In North Carolina family law cases, many people choose to separate before they move forward with a full divorce. Since property division is such a complex issue and a common topic for disagreement, it is important to know how the separation will affect how property is split.
Because these cases are emotionally and financially wrenching, people should be fully aware of their rights from the start. This is true with property and other aspects of family law. Having assistance from the beginning is a wise strategy.
What is divisible property and how is it valued?
North Carolina law addresses divisible property as part of a divorce. Marital property will be split based on equitable distribution. That means the court will strive to divide it fairly based on the circumstances. That does not necessarily mean it is split in half.
Marital property is that which was accumulated after the couple was married. Separate property was owned by one or the other beforehand. If there is a separation, property that would be divided as part of the divorce settlement will be assessed to see if it rose in value or declined in value from the time the couple separated to the time at which they decided to divorce.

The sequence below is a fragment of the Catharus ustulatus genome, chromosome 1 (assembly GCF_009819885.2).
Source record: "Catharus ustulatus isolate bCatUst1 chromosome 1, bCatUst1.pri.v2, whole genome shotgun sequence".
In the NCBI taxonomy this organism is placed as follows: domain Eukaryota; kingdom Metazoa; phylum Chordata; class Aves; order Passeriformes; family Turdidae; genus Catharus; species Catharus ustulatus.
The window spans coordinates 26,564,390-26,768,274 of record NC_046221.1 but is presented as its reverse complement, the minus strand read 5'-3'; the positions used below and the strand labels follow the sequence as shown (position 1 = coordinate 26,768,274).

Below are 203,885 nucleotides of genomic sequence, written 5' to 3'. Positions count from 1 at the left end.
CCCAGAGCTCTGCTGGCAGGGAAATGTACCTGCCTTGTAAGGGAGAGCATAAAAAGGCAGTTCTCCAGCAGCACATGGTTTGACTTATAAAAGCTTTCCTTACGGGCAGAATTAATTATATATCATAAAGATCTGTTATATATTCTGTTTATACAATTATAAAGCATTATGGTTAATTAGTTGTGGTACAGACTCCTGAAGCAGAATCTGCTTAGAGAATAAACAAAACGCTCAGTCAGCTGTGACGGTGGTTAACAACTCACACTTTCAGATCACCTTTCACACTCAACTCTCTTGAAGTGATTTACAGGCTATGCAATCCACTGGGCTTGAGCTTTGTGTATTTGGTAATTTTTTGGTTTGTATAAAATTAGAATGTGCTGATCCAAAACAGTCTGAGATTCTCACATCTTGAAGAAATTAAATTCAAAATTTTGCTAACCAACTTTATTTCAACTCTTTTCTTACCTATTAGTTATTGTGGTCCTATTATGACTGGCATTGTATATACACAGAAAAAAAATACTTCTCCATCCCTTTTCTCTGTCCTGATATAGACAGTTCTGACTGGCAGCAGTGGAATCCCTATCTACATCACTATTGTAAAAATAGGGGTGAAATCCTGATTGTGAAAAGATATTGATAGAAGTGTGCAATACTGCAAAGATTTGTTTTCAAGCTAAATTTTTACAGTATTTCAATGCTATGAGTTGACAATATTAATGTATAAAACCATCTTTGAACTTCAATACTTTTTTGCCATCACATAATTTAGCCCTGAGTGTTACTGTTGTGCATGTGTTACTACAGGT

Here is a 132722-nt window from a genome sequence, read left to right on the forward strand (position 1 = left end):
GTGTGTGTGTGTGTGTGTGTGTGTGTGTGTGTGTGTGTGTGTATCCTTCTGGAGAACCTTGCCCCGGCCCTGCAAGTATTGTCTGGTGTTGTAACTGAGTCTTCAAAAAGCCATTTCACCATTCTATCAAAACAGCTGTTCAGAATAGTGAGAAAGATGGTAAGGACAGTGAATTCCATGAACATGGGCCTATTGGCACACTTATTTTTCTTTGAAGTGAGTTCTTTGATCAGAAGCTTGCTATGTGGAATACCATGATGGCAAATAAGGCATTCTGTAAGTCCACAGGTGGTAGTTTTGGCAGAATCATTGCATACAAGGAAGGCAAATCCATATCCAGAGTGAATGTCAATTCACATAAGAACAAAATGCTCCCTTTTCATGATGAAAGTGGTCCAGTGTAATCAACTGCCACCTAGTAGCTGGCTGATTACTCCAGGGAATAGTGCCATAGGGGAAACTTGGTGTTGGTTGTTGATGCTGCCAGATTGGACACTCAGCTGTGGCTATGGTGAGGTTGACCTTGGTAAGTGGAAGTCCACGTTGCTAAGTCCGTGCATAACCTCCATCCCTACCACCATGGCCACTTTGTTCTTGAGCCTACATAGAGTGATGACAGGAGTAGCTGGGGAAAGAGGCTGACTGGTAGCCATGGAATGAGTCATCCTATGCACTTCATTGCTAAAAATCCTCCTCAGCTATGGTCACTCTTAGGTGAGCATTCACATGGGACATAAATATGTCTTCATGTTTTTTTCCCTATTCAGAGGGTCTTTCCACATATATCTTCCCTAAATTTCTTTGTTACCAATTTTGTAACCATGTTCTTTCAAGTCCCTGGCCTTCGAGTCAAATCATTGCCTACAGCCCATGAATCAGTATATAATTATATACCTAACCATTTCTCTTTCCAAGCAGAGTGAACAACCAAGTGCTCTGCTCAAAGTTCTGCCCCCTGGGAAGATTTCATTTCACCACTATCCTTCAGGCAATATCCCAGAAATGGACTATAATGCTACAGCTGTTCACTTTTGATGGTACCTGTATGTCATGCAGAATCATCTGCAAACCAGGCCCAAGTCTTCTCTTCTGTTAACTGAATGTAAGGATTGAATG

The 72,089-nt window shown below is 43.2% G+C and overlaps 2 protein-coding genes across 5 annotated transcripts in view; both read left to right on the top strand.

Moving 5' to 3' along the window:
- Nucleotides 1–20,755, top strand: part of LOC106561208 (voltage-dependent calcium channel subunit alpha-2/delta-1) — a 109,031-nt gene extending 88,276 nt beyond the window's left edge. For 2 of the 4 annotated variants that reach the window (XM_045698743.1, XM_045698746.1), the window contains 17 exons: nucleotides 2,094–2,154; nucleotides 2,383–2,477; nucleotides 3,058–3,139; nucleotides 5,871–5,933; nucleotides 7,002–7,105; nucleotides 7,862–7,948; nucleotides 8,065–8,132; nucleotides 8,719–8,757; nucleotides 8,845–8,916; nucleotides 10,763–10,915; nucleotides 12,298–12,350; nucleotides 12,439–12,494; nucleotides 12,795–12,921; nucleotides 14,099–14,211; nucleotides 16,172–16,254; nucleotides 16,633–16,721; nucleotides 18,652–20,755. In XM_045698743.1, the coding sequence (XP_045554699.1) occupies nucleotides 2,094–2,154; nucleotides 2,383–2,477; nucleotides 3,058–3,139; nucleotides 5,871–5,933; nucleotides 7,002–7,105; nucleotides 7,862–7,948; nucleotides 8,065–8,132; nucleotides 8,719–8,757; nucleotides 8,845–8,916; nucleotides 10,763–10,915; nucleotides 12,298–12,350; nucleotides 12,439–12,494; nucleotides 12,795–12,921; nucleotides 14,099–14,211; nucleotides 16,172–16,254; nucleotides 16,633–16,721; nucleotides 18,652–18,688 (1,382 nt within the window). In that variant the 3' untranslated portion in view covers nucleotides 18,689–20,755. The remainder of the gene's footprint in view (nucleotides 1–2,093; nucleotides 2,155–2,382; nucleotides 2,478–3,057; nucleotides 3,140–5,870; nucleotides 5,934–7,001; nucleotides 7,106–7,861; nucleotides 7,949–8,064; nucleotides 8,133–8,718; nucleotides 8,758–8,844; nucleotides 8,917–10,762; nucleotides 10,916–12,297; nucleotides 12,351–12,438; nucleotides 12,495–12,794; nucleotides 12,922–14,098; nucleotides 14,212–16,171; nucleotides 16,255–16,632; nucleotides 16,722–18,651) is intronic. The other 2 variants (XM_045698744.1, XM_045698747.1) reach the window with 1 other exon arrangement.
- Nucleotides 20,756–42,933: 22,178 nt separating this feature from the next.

For example, if they had purchased a home together and the real estate values increased in the interim from the separation to divorce, that will be gauged to try and come to a fair resolution. An exception is if one or the other took a post-separation action that resulted in the increase or decrease. Then it will not be divisible.
Divisible property will include commissions, bonuses and contractual rights; passive income from property that was received after the parties separated; dividends and interest; passive increases and decreases in debt that was amassed during the marriage; and interest and financing charges from that debt.
Some couples decide to sign a separation agreement. This can detail how property will be handled in the time from the separation to the divorce and eliminate some of the above provisions. This should be understood from the time the sides choose to separate.
It is useful to have experienced help with the details about property division
People in the middle of a family law case might engage in dispute over a litany of issues. Property division often takes a backseat to child custody, parenting time and alimony, but it is still a big part of a case. When there was a separation, people might be thinking about how property value might have changed and how that will affect what they receive. It is essential to have qualified representation to try and ensure a fair outcome.